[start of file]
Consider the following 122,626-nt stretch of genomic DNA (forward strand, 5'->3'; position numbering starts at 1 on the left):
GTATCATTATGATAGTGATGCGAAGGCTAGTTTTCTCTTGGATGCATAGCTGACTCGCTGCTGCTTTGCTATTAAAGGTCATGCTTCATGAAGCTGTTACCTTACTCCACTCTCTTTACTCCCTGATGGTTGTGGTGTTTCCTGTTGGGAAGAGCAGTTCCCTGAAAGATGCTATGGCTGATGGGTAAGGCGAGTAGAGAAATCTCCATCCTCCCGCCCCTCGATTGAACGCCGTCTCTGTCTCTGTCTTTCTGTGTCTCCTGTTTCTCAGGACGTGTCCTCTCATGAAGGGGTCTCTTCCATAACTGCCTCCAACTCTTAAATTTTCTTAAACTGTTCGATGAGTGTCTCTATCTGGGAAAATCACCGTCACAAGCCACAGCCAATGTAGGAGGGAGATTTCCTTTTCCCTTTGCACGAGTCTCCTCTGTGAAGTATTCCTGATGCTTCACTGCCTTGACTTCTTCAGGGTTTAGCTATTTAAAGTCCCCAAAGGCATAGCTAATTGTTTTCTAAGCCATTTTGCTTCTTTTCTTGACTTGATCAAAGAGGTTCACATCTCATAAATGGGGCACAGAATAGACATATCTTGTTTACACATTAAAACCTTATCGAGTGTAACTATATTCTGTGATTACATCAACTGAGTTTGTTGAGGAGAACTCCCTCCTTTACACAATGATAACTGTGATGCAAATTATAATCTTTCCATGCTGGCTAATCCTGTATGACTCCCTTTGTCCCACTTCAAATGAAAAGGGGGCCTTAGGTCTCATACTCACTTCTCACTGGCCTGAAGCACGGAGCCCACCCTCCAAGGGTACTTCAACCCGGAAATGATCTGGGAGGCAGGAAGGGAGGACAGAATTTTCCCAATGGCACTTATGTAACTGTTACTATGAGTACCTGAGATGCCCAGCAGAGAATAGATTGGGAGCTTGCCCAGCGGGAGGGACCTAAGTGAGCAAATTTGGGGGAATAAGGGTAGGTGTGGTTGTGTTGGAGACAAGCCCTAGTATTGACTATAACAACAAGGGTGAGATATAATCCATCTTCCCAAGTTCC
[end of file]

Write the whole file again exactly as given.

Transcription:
Consider the following 122,626-nt stretch of genomic DNA (forward strand, 5'->3'; position numbering starts at 1 on the left):
GTATCATTATGATAGTGATGCGAAGGCTAGTTTTCTCTTGGATGCATAGCTGACTCGCTGCTGCTTTGCTATTAAAGGTCATGCTTCATGAAGCTGTTACCTTACTCCACTCTCTTTACTCCCTGATGGTTGTGGTGTTTCCTGTTGGGAAGAGCAGTTCCCTGAAAGATGCTATGGCTGATGGGTAAGGCGAGTAGAGAAATCTCCATCCTCCCGCCCCTCGATTGAACGCCGTCTCTGTCTCTGTCTTTCTGTGTCTCCTGTTTCTCAGGACGTGTCCTCTCATGAAGGGGTCTCTTCCATAACTGCCTCCAACTCTTAAATTTTCTTAAACTGTTCGATGAGTGTCTCTATCTGGGAAAATCACCGTCACAAGCCACAGCCAATGTAGGAGGGAGATTTCCTTTTCCCTTTGCACGAGTCTCCTCTGTGAAGTATTCCTGATGCTTCACTGCCTTGACTTCTTCAGGGTTTAGCTATTTAAAGTCCCCAAAGGCATAGCTAATTGTTTTCTAAGCCATTTTGCTTCTTTTCTTGACTTGATCAAAGAGGTTCACATCTCATAAATGGGGCACAGAATAGACATATCTTGTTTACACATTAAAACCTTATCGAGTGTAACTATATTCTGTGATTACATCAACTGAGTTTGTTGAGGAGAACTCCCTCCTTTACACAATGATAACTGTGATGCAAATTATAATCTTTCCATGCTGGCTAATCCTGTATGACTCCCTTTGTCCCACTTCAAATGAAAAGGGGGCCTTAGGTCTCATACTCACTTCTCACTGGCCTGAAGCACGGAGCCCACCCTCCAAGGGTACTTCAACCCGGAAATGATCTGGGAGGCAGGAAGGGAGGACAGAATTTTCCCAATGGCACTTATGTAACTGTTACTATGAGTACCTGAGATGCCCAGCAGAGAATAGATTGGGAGCTTGCCCAGCGGGAGGGACCTAAGTGAGCAAATTTGGGGGAATAAGGGTAGGTGTGGTTGTGTTGGAGACAAGCCCTAGTATTGACTATAACAACAAGGGTGAGATATAATCCATCTTCCCAAGTTCC